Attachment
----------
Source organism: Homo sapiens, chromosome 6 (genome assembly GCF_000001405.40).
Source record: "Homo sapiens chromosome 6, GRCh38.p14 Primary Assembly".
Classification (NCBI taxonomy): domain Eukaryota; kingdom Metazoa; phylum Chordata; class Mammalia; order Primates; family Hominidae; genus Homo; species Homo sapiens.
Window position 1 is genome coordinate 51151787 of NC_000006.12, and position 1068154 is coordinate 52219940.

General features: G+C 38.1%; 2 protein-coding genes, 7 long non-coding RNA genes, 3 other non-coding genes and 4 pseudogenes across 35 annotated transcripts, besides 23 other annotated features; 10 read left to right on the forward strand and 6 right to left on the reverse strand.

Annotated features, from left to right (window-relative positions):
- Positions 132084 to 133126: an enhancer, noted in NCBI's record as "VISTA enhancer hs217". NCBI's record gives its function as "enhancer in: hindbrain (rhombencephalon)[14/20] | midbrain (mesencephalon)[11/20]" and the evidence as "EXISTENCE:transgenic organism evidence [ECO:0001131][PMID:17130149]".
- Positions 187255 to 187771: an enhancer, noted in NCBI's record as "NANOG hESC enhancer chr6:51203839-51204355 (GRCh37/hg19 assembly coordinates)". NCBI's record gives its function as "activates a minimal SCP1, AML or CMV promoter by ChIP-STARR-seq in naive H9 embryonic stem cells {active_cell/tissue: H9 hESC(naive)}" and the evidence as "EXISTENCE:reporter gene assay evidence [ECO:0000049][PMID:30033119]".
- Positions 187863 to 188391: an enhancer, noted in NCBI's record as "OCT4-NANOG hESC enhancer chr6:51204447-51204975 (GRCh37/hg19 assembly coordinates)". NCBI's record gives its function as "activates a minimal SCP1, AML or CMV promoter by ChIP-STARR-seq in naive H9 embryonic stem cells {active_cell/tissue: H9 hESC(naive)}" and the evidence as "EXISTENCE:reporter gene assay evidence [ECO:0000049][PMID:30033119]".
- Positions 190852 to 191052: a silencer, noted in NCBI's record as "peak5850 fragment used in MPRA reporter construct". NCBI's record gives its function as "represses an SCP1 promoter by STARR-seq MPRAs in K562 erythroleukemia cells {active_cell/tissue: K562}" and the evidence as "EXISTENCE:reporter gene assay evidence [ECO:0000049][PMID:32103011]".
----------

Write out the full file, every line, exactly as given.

Source organism: Homo sapiens, chromosome 6 (genome assembly GCF_000001405.40).
Source record: "Homo sapiens chromosome 6, GRCh38.p14 Primary Assembly".
Classification (NCBI taxonomy): domain Eukaryota; kingdom Metazoa; phylum Chordata; class Mammalia; order Primates; family Hominidae; genus Homo; species Homo sapiens.
Window position 1 is genome coordinate 51151787 of NC_000006.12, and position 1068154 is coordinate 52219940.

General features: G+C 38.1%; 2 protein-coding genes, 7 long non-coding RNA genes, 3 other non-coding genes and 4 pseudogenes across 35 annotated transcripts, besides 23 other annotated features; 10 read left to right on the forward strand and 6 right to left on the reverse strand.

Annotated features, from left to right (window-relative positions):
- Positions 132084 to 133126: an enhancer, noted in NCBI's record as "VISTA enhancer hs217". NCBI's record gives its function as "enhancer in: hindbrain (rhombencephalon)[14/20] | midbrain (mesencephalon)[11/20]" and the evidence as "EXISTENCE:transgenic organism evidence [ECO:0001131][PMID:17130149]".
- Positions 187255 to 187771: an enhancer, noted in NCBI's record as "NANOG hESC enhancer chr6:51203839-51204355 (GRCh37/hg19 assembly coordinates)". NCBI's record gives its function as "activates a minimal SCP1, AML or CMV promoter by ChIP-STARR-seq in naive H9 embryonic stem cells {active_cell/tissue: H9 hESC(naive)}" and the evidence as "EXISTENCE:reporter gene assay evidence [ECO:0000049][PMID:30033119]".
- Positions 187863 to 188391: an enhancer, noted in NCBI's record as "OCT4-NANOG hESC enhancer chr6:51204447-51204975 (GRCh37/hg19 assembly coordinates)". NCBI's record gives its function as "activates a minimal SCP1, AML or CMV promoter by ChIP-STARR-seq in naive H9 embryonic stem cells {active_cell/tissue: H9 hESC(naive)}" and the evidence as "EXISTENCE:reporter gene assay evidence [ECO:0000049][PMID:30033119]".
- Positions 190852 to 191052: a silencer, noted in NCBI's record as "peak5850 fragment used in MPRA reporter construct". NCBI's record gives its function as "represses an SCP1 promoter by STARR-seq MPRAs in K562 erythroleukemia cells {active_cell/tissue: K562}" and the evidence as "EXISTENCE:reporter gene assay evidence [ECO:0000049][PMID:32103011]".